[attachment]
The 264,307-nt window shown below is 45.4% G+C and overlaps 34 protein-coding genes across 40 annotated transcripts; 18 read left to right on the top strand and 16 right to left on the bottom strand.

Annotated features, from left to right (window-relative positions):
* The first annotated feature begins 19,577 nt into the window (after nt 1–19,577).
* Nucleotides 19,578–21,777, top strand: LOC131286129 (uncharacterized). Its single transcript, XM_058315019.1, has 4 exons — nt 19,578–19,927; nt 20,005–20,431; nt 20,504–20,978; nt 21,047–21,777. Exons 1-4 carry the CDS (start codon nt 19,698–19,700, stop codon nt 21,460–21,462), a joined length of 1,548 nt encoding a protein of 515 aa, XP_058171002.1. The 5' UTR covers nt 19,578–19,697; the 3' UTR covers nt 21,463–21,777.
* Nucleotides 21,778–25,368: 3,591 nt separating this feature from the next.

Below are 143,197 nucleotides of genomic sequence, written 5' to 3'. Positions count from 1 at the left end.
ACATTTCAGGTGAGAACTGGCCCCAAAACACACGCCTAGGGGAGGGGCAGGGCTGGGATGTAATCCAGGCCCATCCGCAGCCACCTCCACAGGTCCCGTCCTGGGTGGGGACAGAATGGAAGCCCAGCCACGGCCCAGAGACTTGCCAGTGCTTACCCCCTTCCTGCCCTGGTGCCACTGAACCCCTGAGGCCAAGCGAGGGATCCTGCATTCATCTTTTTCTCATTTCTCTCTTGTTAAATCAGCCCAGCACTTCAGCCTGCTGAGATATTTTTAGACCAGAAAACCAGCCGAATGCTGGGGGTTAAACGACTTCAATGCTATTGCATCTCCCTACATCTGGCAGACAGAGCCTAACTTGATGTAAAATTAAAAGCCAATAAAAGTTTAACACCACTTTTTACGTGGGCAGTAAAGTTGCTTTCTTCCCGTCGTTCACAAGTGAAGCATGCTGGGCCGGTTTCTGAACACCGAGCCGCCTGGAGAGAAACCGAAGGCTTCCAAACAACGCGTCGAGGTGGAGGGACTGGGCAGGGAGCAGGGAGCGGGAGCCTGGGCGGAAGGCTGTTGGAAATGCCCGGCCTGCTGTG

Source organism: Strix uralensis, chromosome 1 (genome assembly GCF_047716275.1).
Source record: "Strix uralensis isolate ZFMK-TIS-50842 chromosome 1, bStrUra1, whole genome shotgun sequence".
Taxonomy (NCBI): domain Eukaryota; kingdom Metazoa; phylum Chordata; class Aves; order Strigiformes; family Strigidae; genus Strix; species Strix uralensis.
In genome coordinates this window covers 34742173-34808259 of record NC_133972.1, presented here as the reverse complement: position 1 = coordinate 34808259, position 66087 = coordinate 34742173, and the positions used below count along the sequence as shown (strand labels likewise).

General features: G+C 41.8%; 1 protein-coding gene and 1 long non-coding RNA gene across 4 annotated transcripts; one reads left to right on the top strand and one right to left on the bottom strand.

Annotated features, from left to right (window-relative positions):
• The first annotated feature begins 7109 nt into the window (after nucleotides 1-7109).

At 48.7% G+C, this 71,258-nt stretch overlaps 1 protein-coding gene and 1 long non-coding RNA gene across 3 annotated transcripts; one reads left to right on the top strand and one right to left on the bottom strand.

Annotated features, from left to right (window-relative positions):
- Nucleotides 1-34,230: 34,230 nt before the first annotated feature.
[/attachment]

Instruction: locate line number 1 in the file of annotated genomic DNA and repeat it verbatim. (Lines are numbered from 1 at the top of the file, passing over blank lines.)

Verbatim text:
The 264,307-nt window shown below is 45.4% G+C and overlaps 34 protein-coding genes across 40 annotated transcripts; 18 read left to right on the top strand and 16 right to left on the bottom strand.